The de facto annexation of Crimea, Abkhazia and South Ossetia has come at a considerable price and has only delivered just over two more million Russian citizens and a mere 55,000 extra square miles of new territory. Negligible amounts for a country of 144 million and 6.6m square miles.
But Russia can create havoc. UK relations are at a nadir, as shown by the operation against former Russian spies on British territory and the nonchalant attitude with which Russia operates here.
Yet, if Russian tactics seem to succeed, a longer-term strategy seems nowhere near reality.
Are a dysfunctional Ukraine, the durability of Assad’s regime in Syria and a Trump administration the “best” Russia can aspire to?
Dr Matteo Fumagalli is a senior lecturer in international relations at St Andrews University
THE PUGILIST: Angus Roxburgh, former BBC Moscow correspondent
It was when I worked as a consultant to the Kremlin for a few years, in the earlier part of Vladimir Putin’s rule, that all those bizarre pictures began to appear – bareback on a horse, doing the butterfly stroke in a freezing Siberian river, diving in the Black Sea and tagging Siberian tigers.
Most people assumed it was the idea of the Western PR agency for which I worked. But they were wrong. We were appalled by the pictures.
It was all Putin’s own idea – and said a lot about him. He clearly wanted to project himself as an action man, a strongman who got things done.
But the very fact he allowed the photos to be published betrayed the psychology that has driven his policies for the past 20 years – the bragging of a weakling who longs to be respected.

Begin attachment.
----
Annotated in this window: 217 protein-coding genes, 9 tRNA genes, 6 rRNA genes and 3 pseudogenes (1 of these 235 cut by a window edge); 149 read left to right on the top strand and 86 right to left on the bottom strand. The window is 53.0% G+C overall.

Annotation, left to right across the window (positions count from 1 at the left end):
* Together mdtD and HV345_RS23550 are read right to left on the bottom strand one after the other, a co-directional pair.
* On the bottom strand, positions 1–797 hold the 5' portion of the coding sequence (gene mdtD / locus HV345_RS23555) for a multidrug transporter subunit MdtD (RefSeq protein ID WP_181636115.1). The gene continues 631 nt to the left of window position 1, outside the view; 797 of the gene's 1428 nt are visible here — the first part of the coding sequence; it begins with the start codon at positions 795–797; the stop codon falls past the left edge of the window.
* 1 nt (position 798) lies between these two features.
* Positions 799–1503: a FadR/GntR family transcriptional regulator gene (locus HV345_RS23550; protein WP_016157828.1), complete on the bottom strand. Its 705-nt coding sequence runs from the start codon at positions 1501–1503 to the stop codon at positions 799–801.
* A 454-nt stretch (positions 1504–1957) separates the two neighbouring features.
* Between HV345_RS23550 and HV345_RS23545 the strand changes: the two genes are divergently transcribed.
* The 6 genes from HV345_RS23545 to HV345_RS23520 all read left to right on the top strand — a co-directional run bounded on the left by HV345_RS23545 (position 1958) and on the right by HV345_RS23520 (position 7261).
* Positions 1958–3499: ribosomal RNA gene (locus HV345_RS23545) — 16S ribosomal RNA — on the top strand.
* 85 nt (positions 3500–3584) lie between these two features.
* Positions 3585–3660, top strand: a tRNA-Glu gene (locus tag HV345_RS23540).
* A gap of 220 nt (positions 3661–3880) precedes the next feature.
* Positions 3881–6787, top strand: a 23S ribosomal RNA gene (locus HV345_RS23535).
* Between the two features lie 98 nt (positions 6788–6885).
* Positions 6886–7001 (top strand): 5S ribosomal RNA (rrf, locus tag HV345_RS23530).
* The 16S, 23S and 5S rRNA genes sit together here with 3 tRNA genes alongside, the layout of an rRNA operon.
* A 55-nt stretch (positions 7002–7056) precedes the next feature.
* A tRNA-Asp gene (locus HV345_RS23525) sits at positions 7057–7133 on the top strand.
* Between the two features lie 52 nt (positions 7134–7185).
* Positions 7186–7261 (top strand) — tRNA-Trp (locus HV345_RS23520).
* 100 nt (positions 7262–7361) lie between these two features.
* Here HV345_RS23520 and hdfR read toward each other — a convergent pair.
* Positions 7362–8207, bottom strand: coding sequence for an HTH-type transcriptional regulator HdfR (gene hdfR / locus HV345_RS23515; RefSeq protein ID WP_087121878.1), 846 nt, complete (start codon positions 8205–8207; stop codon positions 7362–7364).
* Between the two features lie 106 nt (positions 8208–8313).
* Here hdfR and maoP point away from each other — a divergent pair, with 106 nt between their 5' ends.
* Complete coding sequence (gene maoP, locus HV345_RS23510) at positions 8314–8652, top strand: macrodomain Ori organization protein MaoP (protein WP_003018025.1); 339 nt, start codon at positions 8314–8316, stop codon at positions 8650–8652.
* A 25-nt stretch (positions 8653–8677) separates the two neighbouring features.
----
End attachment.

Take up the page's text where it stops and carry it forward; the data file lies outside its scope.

When Putin came to power in 1999 he vowed to restore Russia’s place in the world.
The country he inherited from Boris Yeltsin was in chaos. Millions had been reduced to poverty by Yeltsin’s reforms, and super-rich oligarchs effectively ran the country. There was certainly freedom of speech, but Moscow’s voice didn’t count on the international stage.
It certainly counts now. But Putin’s plan to make people respect Russia has spectacularly backfired.
In his first years, Putin was determined to be liked. He hobnobbed with President Bush and with Tony Blair, taking them to the opera in his beautiful home city, St Petersburg.
He declared he shared their values and helped out with the “war on terror” in Afghanistan.
But he was fiercely opposed to attacking Iraq and, when the UK and US went ahead in 2003 with what he thought was a disastrous, badly planned war, he fell out with them. He felt Russia’s voice counted for nothing.
When Nato took in new members in Eastern Europe, bringing what Putin saw as a hostile alliance right up to Russia’s borders, he was furious and vowed not to let Nato expand another inch.
In 2008 he attacked Russia’s southern neighbour, Georgia, and in 2014 he attacked Ukraine – both of which had been named as next in line to join Nato. And from 2015 he helped prop up his ally in Syria, Bashir al-Assad, with a ferocious bombing campaign. His message: Russia counts now!
Throughout his 20-year rule, Putin has become increasingly paranoid about his own position. He slowly muzzled almost all the media, and began to rig elections blatantly in his own favour. The parliament is now entirely obedient. And in just the past month riot police in Moscow have violently quelled pro-democracy demonstrations.
His crackdown on human rights, plus the brutality of his campaign in Syria – not to mention the poisonings of his enemies abroad, such as Alexander Litvinenko and Sergei Skripal – have left the Western public appalled by his ruthlessness.
The man who wanted to restore pride in Russia is now feared – but not respected.
Angus Roxburgh is the author of Moscow Calling, Memoirs of a Foreign Correspondent